What to Do Now that I’m Convinced?
Question: I am a physician (pulmonology) and, until recently, a lifelong atheist, although one who saw great non-religious value in Judeo-Christian culture and civilization. I became increasingly convinced by the moral arguments that atheism could not lead to a society with moral values and thus by the moral arguments for God. Your site, and debates and your Reasonable Faith book, along with CS Lewis and other reading, now have me convinced in at least the likelihood of Christianity.
My question is what are the next best steps for someone who has taken this rarer intellectual path towards Christianity? As someone who never attended Church, who has no preferred denomination or family tradition, it is a bit hard to know where to begin. Any advice would be welcomed. Thank you very much for your incredibly useful site and work and the clarity of thinking behind it.
Dr. Craig’s Answer: Such an encouragement to receive your letter, Mark! I’m so glad that you thought through the implications of the human predicament and the moral argument for the existence of God.
So let’s assume that Christianity is likely to be true. What should you do next? Several things come to mind:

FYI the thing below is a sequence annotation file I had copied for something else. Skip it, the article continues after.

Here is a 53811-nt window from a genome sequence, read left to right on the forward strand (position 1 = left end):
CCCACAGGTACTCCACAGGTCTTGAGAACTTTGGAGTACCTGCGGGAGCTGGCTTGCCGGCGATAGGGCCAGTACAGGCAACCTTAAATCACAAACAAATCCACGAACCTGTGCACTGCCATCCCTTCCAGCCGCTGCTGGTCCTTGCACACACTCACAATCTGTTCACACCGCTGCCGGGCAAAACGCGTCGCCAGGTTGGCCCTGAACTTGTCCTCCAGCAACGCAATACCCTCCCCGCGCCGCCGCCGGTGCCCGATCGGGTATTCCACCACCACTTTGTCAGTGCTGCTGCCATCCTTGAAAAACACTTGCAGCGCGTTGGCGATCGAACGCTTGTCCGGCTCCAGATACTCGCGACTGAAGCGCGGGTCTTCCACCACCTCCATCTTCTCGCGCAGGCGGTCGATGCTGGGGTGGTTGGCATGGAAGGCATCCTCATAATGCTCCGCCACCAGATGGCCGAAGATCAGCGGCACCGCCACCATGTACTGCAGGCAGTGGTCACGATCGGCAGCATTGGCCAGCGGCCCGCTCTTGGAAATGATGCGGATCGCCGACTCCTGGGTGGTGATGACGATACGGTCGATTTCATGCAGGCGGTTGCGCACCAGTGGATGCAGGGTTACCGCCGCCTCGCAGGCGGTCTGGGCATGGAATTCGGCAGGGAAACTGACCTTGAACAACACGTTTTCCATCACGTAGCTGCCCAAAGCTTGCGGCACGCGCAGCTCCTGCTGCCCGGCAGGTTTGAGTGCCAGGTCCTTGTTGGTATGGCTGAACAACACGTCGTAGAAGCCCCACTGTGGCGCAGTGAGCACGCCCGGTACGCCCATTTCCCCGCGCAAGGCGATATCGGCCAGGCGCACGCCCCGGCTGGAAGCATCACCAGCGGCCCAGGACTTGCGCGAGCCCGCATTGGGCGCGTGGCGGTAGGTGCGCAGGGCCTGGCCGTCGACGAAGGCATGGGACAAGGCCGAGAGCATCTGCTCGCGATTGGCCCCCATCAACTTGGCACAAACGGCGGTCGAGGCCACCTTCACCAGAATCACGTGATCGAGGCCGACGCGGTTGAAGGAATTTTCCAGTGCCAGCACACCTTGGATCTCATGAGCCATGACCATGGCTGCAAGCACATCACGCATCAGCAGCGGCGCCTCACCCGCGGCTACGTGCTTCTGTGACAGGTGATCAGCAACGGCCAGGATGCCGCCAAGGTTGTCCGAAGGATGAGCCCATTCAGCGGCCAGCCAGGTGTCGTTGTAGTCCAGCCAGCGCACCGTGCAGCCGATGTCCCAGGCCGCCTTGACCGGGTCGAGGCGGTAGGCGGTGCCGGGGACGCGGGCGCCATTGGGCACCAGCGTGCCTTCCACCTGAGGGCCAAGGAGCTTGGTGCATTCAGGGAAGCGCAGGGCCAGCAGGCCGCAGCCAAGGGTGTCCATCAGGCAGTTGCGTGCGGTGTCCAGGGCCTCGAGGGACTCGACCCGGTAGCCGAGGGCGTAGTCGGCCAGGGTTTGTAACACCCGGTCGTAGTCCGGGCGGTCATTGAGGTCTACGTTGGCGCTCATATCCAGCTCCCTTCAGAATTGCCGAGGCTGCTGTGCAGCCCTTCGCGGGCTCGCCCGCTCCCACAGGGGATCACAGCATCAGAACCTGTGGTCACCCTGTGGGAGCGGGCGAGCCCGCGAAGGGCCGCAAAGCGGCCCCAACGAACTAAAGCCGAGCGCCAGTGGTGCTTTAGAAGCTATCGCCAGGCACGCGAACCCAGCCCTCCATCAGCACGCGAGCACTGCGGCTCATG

1. First and foremost, make a personal commitment to trust Christ as your Savior and Lord. It’s one thing—a vital part of being a Christian—to give intellectual assent to the truth claims or doctrines of Christianity, but it’s not the whole thing. Intellectual assent now needs to be followed up by trust. Trusting Christ as Savior means trusting God to forgive your sins solely on the basis of Christ’s sacrificial death. It means that we are not trusting in any way in our good works to save us or make us acceptable to God. Salvation is by grace alone. There’s nothing we can do to earn God’s pardon; we can only humbly and gratefully receive it. Trusting Christ as Lord means that you are giving your whole life to Christ to follow and obey him. Trusting in Christ is not just some sort of fire insurance. It is a commitment of all that you are and have to him. This is no more than his due, for he is God incarnate, and God alone is worthy of worship…
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